Frank Coonelly takes off the gloves

Frank Coonelly told the Post Gazette yesterday that the Pirates have made about $11 million in profit over the last two seasons, that the front office has sunk all of that money back into the team, and that he can prove at least the second point, which will presumably be done in an article in the PG tomorrow.

At first glance, this seems like Coonelly tossing a number out in the air, hoping the public would simply accept it at face value. I read it at midnight, hoping to see a longer post about the background on it from Dejan Kovacevic, the author, on the PBC Blog this morning and he didn’t disappoint:

[The 2005 piece on the Pirates’ finances] didn’t have the Pirates saying anything about money on the record, at least not with specific dollars attached, nothing that could be called out by the people who do see their books, that being Major League Baseball, the other 29 teams and the players’ union.

Where was the accountability?

This one is different.

Not only are these numbers now out there, with Frank Coonelly standing behind them rather than some anonymous source or sources, but so, too, have Coonelly and Bob Nutting reiterated that no owner has taken a dividend in the past two years. Nor, Nutting added, has any many been divested to Seven Springs, Ogden Newspapers or to any other venture. (More on that in Part 2.)

During his time on the Pirates’ beat, DK has done an awesome job reporting on the off-field stuff, whether it’s the financial aspect of the team, the Latin American operations, etc. (not to knock his on-field reporting, but that’s not what we’re talking abou there). He hasn’t been a mouthpiece for ownership, and if anything, his reporting has created a lot more transparancy within the front office, I think, which is very commendable. That’s besides the point though; Coonelly naming a number is obviously significant to him, and so it should it should be significant to us.

Despite all of the pleas for the Pirates to open their books to the public, that’s never going to happen. You might say that’s because they’re keeping their true profit from us, but I think it’s far more likely that it’s because they’re keeping their creative accounting practices from coming to light (meaning that they’re likely excellent at hiding money by dumping it in to various holding firms that aren’t necessarily subject to the same taxes a baseball team might be; of course this sword cuts both ways — that sort of money probably isn’t counted towards this $11 million, either). As DK points out, this is likely as close as we’re going to get and because of the transparancy between the teams and the union, we should probably be happy with that.

Consider that each of the groups calling teams like the Pirates out on hoarding money are all doing so with an agenda. John Henry and the other rich owners pay some unspecified amount of their profits into a pot for owners who aren’t making as much money. No one wants to subsidize someone less successful than them, even if those teams are spending the money wisely. Scott Boras and the player’s union both want more money for the players that they represent; shaming small market teams into spending more money would accomplish that goal.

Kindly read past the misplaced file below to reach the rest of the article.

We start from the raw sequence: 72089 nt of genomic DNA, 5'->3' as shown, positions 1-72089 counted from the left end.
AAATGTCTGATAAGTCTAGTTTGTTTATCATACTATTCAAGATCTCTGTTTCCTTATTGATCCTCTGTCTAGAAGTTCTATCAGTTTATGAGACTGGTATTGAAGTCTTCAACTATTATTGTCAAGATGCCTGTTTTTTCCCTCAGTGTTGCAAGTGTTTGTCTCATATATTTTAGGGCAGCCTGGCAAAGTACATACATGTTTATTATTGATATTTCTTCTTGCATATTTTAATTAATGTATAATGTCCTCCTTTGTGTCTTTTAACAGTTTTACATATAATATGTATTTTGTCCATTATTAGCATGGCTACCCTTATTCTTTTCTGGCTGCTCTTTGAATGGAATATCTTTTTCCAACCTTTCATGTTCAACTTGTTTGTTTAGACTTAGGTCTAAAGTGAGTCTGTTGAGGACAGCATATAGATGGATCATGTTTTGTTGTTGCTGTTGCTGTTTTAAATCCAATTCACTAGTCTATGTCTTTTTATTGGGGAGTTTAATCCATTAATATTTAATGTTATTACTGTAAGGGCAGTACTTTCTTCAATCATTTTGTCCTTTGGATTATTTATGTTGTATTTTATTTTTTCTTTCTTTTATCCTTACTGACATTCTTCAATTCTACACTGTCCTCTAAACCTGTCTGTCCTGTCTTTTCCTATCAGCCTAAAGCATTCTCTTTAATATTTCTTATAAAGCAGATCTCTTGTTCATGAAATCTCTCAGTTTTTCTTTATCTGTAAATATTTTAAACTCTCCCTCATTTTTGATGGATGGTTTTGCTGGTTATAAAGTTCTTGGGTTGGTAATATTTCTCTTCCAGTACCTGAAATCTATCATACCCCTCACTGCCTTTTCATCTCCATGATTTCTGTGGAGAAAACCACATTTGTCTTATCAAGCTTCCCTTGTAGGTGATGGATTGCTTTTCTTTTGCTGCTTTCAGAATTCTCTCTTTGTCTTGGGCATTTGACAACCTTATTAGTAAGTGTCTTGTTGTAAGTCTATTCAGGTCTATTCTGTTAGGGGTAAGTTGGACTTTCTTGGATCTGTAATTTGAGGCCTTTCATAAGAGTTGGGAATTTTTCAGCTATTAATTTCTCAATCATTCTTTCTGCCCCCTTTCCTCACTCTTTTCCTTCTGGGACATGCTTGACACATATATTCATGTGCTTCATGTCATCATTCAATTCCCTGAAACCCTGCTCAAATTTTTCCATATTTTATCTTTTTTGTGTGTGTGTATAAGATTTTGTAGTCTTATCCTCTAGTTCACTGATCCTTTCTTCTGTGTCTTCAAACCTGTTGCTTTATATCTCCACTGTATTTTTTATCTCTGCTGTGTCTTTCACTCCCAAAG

Of course, there are two sides to this. On one hand, Coonelly gives a number and says, “Hey, if I’m lying all the other owners know and they’ll call me out on it.” On the other hand, Coonelly has given something solid to the public debate and now a response of, “He’s lying and I know because I’ve seen the numbers” won’t suffice from Henry or any other owner. Now, it has to be backed up with substance. It has to be something more like, “Coonelly is lying and I know because we paid $XX million into the revenue sharing pot in 2009 and that money is split between X teams.” Is there another owner willing to be that transparent? If Henry reveals how he put into revenue sharing payments, it wouldn’t be hard to figure out his profit, which I’m sure is substantially more than $11 million.

Coonelly’s taken his gloves off and I don’t think he’s a guy that’s afraid to get his hands dirty. I’m not sure how many other owners really want to get into this with him, whether than $11 million figure is honest or not.

Pat Lackey

About Pat Lackey

In 2005, I started a WHYGAVS instead of working on organic chemistry homework. Many years later, I've written about baseball and the Pirates for a number of sites all across the internet, but WHYGAVS is still my home. I still haven't finished that O-Chem homework, though.